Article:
Cameron defends parenting classes initiative

Free parenting classes are not a “nanny state” policy, British prime minister David Cameron said as he unveiled initiatives aimed at helping families.

Cameron said it was ludicrous that people had to train before they were allowed to drive a car but could bring up a baby with no practice at all.

Vouchers for £100-worth of parenting classes are now on offer from high-street chemist Boots and health professionals to parents of children aged up to five in three trial areas.

There will also be a new targeted NHS email and text service aimed at those expecting a baby or in the first month of parenthood.

It is designed to provide “regular, relevant, and tailored” advice such as videos of midwives demonstrating bathing and other techniques, plus advice from other parents.

Initially, the parenting classes will be piloted in Middlesbrough, Camden in north London, and High Peak, Derbyshire — but they could extend throughout England if successful.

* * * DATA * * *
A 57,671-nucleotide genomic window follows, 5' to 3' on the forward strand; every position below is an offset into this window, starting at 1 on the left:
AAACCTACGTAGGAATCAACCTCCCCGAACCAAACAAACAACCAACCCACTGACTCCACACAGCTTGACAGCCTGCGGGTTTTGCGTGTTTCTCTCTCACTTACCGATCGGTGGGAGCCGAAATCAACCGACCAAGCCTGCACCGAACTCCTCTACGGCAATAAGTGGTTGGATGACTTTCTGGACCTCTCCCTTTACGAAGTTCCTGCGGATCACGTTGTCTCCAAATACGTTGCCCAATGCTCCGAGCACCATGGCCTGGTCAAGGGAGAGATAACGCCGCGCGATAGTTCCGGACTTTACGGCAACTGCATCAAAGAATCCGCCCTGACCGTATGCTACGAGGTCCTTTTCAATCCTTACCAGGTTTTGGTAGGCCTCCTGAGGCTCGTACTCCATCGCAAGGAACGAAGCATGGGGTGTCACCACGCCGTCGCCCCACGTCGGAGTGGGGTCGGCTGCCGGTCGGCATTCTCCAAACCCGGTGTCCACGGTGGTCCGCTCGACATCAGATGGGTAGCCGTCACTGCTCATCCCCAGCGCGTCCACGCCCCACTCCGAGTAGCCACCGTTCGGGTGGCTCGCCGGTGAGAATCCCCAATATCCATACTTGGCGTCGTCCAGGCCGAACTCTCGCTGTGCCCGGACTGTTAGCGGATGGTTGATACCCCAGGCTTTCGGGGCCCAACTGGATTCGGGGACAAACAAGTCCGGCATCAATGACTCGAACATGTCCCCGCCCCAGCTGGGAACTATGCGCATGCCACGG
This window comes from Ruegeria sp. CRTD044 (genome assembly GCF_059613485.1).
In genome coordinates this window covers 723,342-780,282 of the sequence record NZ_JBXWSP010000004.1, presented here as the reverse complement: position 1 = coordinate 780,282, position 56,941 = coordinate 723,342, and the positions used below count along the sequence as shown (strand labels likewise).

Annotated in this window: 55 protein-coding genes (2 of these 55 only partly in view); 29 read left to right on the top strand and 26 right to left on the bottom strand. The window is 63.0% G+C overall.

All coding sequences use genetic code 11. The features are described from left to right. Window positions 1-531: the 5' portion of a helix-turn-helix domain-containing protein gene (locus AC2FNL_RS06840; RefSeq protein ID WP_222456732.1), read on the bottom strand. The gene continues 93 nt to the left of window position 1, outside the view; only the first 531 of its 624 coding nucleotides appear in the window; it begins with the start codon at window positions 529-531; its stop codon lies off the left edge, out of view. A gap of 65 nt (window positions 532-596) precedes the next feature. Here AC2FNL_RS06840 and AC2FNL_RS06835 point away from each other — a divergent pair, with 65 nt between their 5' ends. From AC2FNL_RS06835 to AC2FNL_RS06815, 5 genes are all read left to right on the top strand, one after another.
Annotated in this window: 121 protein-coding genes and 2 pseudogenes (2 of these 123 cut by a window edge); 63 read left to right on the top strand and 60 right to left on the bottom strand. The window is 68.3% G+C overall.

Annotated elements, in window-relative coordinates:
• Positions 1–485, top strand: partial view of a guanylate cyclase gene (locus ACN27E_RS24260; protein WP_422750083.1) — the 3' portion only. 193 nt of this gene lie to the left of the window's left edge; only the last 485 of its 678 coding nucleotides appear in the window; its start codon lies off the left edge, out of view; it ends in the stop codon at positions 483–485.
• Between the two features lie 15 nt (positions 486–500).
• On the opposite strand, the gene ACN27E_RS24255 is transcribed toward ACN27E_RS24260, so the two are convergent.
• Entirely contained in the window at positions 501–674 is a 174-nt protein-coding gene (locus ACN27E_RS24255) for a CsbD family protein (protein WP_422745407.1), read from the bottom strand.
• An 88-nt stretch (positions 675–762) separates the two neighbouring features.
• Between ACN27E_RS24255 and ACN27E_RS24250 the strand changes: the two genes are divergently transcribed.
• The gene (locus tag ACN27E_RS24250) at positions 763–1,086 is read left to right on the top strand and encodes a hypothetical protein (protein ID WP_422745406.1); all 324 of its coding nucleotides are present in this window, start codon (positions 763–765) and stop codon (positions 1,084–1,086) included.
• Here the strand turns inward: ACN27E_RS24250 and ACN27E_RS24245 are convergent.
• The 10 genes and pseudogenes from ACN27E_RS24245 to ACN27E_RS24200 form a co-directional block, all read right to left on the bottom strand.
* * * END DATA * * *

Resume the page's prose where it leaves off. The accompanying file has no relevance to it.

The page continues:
Courts can already impose such classes on parents of unruly children, but ministers hope the involvement of Boots will persuade families to see them as just as normal as ante-natal classes.

Subsidised relationship support sessions will also be piloted from July for all expectant parents and those with children up to the age of two.

The initiatives come nine months after the riots that swept across England last summer, for which ministers blamed a breakdown of family discipline.

Cameron said: “Parents are nation-builders.

“It’s through love and sheer hard work that we raise the next generation with the right values.

“That’s why this government is doing everything possible to support parents. This is not the nanny state — it’s the sensible state.

“It’s ludicrous that we should expect people to train for hours to drive a car or use a computer, but when it comes to looking after a baby we tell people to just get on with it.

“I would have loved more guidance when my children were babies.

“And to those who say that government should forget about parenting and families and focus on the big, gritty issues, I’d say these are the big, gritty issues.

“Families don’t just shape us as individuals, they make a stronger society.”


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